By Sarah Smith
Viva Loudoun High School Intern
(Oct. 11, 2013) – What happens when post-apocalyptic America meets the 11th century tragedy of Shakespeare’s acclaimed play, Macbeth?
Stone Bridge High School’s drama department, Running Dog Productions, hopes to answer that question this fall as the Bulldog thespians will be jumping into the year 2068, and putting a science fiction spin on the classic plot of Macbeth.
Macbeth is one of William Shakespeare’s most famous plays, set in medieval Scotland. It follows Macbeth, who has been told that he will one day be King of Scotland. Urged on by selfish ambitions and the ambitions of his wife, he plots to murder the king and usurp the throne.
“I’ve been thinking about this play since the first time I saw it in fourth grade,” director Glen Hochkeppel said. “I’ve always thought that the play was just really cool. It has a really interesting set of characters and you can get a lot out of it. It takes a really basic coup d’état and lets the audience look into the minds of the rebels. It lets them see the almost immediate consequences of crime.”
The Running Dogs hope that their unique spin on Macbeth will be enough to draw the attention of Cappies critics who will be reviewing the play.
Cappies is an organization made up of high school drama critics who travel to other schools to review their plays. Plays can then be nominated for awards in various categories, such as acting, singing, dancing, and many other aspects of technical theater.
“I chose this to be our Cappies show for the year because I knew it would be really good,” Mr. Hochkeppel said. “I don’t think anyone else will do something similar to our spin on Macbeth, and we have really good people in charge of design.”
The play’s cast includes seniors Jamie Arians, Ryan Bateman, Elizabeth Morton and Samantha Wooley. The cast also features a large ensemble and several other actors and actresses playing nobles.
“I love this play so I’m excited to play Lady Macbeth,” Morton said. “She is one of the most interesting and powerful female characters in the classical Western canon. I am extremely excited to play this iconic role and give it my own spin. She’s one of those characters every actress wants to play once and I am honored to be given this opportunity.”
Traditionally, Macbeth is filled with Scottish noblemen, creating a predominately male cast. The Running Dogs have taken a unique spin on that too, filling their cast with a lot of strong female actors.
“One of my goals is to use everyone to their best abilities,” Mr. Hochkeppel said. “We have so many strong female actresses in this cast, and we can really use that to an advantage here. In post-apocalyptic America, people would understand that if you were capable of fighting, you needed to fight, opposed to how it would be in the original 11th century setting of the play.”
Females are playing characters from King Duncan to some of the noblemen, like Lennox, Banquo, and Donalbain.
“The roles were cast gender-blind, so I am playing Donalbain,” Wooley said. “I’ve always wanted to perform one of Shakespeare’s plays. It’s so much fun to act out such dynamic work, and sometimes even put a modern twist on it.”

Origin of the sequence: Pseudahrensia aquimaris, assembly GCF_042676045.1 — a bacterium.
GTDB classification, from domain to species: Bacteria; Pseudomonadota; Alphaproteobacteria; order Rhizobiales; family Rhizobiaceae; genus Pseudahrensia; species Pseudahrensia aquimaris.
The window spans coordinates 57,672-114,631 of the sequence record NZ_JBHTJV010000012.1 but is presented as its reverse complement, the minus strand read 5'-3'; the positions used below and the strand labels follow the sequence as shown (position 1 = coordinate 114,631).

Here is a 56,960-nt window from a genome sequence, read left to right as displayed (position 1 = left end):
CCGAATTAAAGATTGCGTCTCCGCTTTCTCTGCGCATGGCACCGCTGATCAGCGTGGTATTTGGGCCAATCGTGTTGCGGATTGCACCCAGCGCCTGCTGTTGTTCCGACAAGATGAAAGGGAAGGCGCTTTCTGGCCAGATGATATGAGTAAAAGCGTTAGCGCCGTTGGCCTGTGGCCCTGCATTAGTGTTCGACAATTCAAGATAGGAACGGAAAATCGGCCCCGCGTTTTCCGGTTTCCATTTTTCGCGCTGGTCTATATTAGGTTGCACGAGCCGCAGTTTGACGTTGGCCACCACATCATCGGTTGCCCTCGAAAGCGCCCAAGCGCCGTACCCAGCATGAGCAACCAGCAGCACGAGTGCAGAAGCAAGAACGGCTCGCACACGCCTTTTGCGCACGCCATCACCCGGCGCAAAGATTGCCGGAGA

Another common feature among the cast members is that a large majority of them are seniors. For many of them, this play brings bittersweet feelings as their high school drama careers reach the beginning of their end.
“I find it immensely sad that this is my last play,” Morton said. “This is my last big acting experience in high school. It’s bittersweet, but I plan to make the most of it.”
Another important aspect of every play is the technical work that goes into the planning of every minute of the show. Technical aspects range from light and sound to costumes, hair, and makeup. Students are in charge of all of this.
Elements like the set and costumes will help portray the futuristic world that Stone Bridge’s Macbeth is set in.
“Costumes for Macbeth are traditionally elaborate,” head of costumes Morton said. “For this play, we are trying to highlight what a post-apocalyptic society would look like. Clothing manufacturing would stop, so we are trying to make these costumes look as unmanufactured as possible. They will feature clothes that have been reworked, with weird cutouts and collars. However, the witches will be pristine. After years of aging, mortal clothing and fabric would not retain any bright color or pure whiteness. Thus, these ethereal creatures will be wearing the most fluorescent of neons and blinding of whites.”
Another unique element in this play is the dancing. Junior Madeline Fullham is in charge of the choreography. She hopes to blend contemporary dance and Shakespeare’s traditional witches. Senior Adam Weiss is composing music for the play, working with orchestral instruments and possibly vocalists.
“In our futuristic Macbeth, the witches are a little different too,” Mr. Hochkeppel said. “Not only will they have their magical powers like in the original play, but they’ll also be using nuclear power from a waste site that they found. The witches have a sort of alliance with the hill-folk rebels.”
The actors and actresses have been practicing almost every afternoon after school, working on everything from learning their lines to dances that will be incorporated into the play. For the cast, these next few months will be filled with more hours of rehearsal, making everything perfect for when the curtain opens.
Lights will dim in the auditorium and the curtains will rise for the first time on December 5 at 7:30 pm. Other showings of the play will be on December 6 and 7.
“I’m so excited to bring Shakespeare to life,” Wooley said. “This is going to be a great play.”
Sarah Smith is a junior at Stone Bridge High School in Ashburn